But my sense of adventure tugged at me. And now, in 2008, an important aspect of the trip had changed from when I first learned about it. The replacement highway that the term Most Dangerous Road had been coined to spur into existence had finally been built — it opened in March 2007 — taking cars on a partly different route. On the second part of the bike tour, which still follows the old gravel road and goes along a 10-foot-wide cliffside ledge, cars are now rare, limited to local traffic, giving cyclists more room.

This did not mean, of course, that it was safe. For advice I turned to Alistair Matthew, the founder of the pioneering Gravity Assisted Mountain Biking. The No. 1 cause of serious accidents on the road, he said, is “testosterone exceeding ability.” He urged me to ride cautiously and pick a reputable tour agency, adding, “Remember that you’re not back in the States where the threat of lawsuit might keep a company in line.”

Indeed, some Bolivian travel agencies with offices in other countries do not book the tour for legal reasons. And even the best precautions will not always prevent tragedy. Mr. Matthew’s company lost its first rider in April 2008, a month after my visit: a 56-year-old man who wasn’t even riding recklessly.

AND so I couldn’t have been thinking clearly when, on the Most Dangerous Road in the freezing rain at 15,000 feet, I got back on my bike.

We stopped every 20 minutes or so, just often enough for me to empty the water out of my boots and try to regain feeling in my fingers. As promised, not long after the air warmed, the paved road ended. We took off down a gravelly, rutted pitch more suited to be someone’s driveway than a pan-American highway. The guides would stop and tell us stories about the many hundreds of people who had died at every turn we passed, then remind us to ride along the outside of the road to avoid the nonexistent traffic — two or three feet from sheer cliffs, with guardrails rare — as if we would somehow listen. Frighteningly, the other riders did. (I hugged the mountainside.) When at a snack break one Scottish guy looked over the edge and said, “I’d love to do a base jump off this” (jumping off a cliff armed only with a parachute), I realized what kind of company I was keeping.

Then something funny happened. Whipping around a hairpin curve, we came upon a waterfall in the middle of the road. With no time to calculate how water might affect the already precarious relationship between my wheels and the gravel — much less slow down — I let go of my fear. I ducked under the cool spray, laughing, and pedaled hard to catch up to the rider ahead.

We cruised into the little town that marked the finish, the lush valley’s vegetation pressing onto the road. Behind us, the mountains loomed, still cloaked in sleet and fear but in that glorious moment forgotten. At the end of the Death Road, there was only life: chattering parakeets flying overhead, sweet wildflowers on the wind and we young men and women — sweating, grinning, alive.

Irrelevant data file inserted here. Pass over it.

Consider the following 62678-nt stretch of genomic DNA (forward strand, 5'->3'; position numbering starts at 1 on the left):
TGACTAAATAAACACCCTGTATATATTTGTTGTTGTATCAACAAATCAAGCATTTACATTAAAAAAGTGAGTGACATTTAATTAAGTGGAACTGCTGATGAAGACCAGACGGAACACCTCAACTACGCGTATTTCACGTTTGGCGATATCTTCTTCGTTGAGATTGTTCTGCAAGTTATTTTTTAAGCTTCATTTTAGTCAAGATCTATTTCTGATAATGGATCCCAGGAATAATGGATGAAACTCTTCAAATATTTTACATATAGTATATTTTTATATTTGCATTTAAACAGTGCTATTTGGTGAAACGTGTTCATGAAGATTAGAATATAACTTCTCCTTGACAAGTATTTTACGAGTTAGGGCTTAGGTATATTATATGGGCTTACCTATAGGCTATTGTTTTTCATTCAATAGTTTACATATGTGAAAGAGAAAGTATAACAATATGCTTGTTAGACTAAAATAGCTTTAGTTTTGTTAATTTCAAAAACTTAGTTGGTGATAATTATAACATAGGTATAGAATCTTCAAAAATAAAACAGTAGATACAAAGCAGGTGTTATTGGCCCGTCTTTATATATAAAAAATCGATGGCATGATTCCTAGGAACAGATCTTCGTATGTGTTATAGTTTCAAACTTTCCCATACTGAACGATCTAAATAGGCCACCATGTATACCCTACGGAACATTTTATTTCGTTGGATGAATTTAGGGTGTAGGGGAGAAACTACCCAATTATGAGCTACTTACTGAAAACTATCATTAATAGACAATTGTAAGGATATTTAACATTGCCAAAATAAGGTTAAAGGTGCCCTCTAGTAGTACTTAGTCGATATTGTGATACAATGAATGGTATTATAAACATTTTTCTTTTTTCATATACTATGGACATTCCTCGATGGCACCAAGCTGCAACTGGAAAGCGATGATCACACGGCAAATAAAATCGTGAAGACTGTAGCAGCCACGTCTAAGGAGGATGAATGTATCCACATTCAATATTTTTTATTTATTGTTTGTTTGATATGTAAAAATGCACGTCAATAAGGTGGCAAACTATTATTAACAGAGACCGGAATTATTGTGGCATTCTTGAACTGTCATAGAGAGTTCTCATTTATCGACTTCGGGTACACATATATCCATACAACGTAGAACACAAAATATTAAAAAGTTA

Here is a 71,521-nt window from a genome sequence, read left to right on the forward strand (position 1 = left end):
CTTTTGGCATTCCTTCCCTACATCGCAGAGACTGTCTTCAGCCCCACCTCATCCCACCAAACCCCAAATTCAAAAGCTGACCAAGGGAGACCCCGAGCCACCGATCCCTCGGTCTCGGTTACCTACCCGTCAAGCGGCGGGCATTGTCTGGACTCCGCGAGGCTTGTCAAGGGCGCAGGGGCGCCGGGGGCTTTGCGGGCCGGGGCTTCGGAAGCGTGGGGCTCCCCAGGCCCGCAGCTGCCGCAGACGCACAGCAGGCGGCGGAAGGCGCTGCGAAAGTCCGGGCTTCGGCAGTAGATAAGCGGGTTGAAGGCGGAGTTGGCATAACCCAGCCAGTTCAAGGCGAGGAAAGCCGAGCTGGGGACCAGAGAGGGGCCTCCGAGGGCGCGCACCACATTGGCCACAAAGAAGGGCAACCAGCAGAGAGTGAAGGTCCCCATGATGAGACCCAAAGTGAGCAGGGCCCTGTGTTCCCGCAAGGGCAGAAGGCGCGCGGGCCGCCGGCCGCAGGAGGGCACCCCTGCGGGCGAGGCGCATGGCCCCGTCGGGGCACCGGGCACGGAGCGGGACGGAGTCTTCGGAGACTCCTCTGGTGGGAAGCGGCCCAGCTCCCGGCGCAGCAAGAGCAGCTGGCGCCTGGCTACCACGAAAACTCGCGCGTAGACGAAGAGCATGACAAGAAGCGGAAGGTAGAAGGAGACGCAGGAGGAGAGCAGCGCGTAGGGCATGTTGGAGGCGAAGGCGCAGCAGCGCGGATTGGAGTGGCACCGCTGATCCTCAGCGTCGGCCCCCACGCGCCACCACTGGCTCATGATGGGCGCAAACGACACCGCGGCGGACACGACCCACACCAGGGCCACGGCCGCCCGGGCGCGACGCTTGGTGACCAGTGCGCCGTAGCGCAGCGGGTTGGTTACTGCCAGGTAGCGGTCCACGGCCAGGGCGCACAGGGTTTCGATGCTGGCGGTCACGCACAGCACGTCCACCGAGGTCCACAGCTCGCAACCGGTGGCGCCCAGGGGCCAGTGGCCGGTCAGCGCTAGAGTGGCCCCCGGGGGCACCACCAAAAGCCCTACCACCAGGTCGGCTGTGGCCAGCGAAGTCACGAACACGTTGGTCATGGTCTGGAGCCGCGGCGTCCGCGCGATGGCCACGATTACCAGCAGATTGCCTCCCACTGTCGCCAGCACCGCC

Bolivia is often visited as a side trip from Peru or as a stop on a larger South American tour. Direct flights to and from La Paz can be time-consuming and expensive. An online search for flights from the New York area for a weeklong trip in mid-September turned up one- and two-stop flights from LAN Peru and its partner American Airlines for $760 and up, flying through Miami and Lima, and two-stop flights from Avianca for $706 and up, flying through Lima and Bogota. An alternative is to fly into Santa Cruz in eastern Bolivia, where quicker one-stop flights from New York, through Miami, were available for $1,000 and up for the same time period. But that puts you farther from the action.


In La Paz, the best local hotels can be had at a reasonable price — with emphasis on “best” as a relative term. The Hotel Presidente is centrally located with all the amenities Western travelers would expect from a luxury hotel (591-2-240-6666; www.hotelpresidente-bo.com; doubles from $115 in September). Less expensive is the Hotel Eldorado, with serviceable rooms and an excellent staff (Avenida Villazón; 591-2-236-3355; www.hoteleldorado.net). Doubles begin at $40.


Tours of the jungle and salt flats can be booked from Rurrenabaque and Uyuni, respectively, but by booking in La Paz you at least have someone to complain to when things go wrong. Joerg Roehner and Susan Rielos de Roehner, owners of Viacha Tours (591-2-231-2967; www.viacha-tours.com), have gone the extra mile for travelers, and Roxana Córdova and her staff at Tawa Tours have been running Bolivian adventure trips longer than anyone else in town (591-2-233-4290; www.tawa-america.com). Tour prices range from $30 to $50 a day or so, not including transportation. Getting to Uyuni or Rurrenabaque is often the biggest adventure of all, via overnight buses or small airplane ($345 round trip from La Paz to Uyuni; your tour agent can help you book).

For the Most Dangerous Road, it is unwise to skimp and go with a cheaper outfitter. The extra costs typically go for items like brake pads and bike maintenance. Alistair Matthew’s Gravity Assisted Mountain Biking (www.gravitybolivia.com) and B-Side Adventures (www.bside-adventures.com) have the best reputations and offer tours for around $70 for the day, but their tours fill up a day or two in advance, so book early.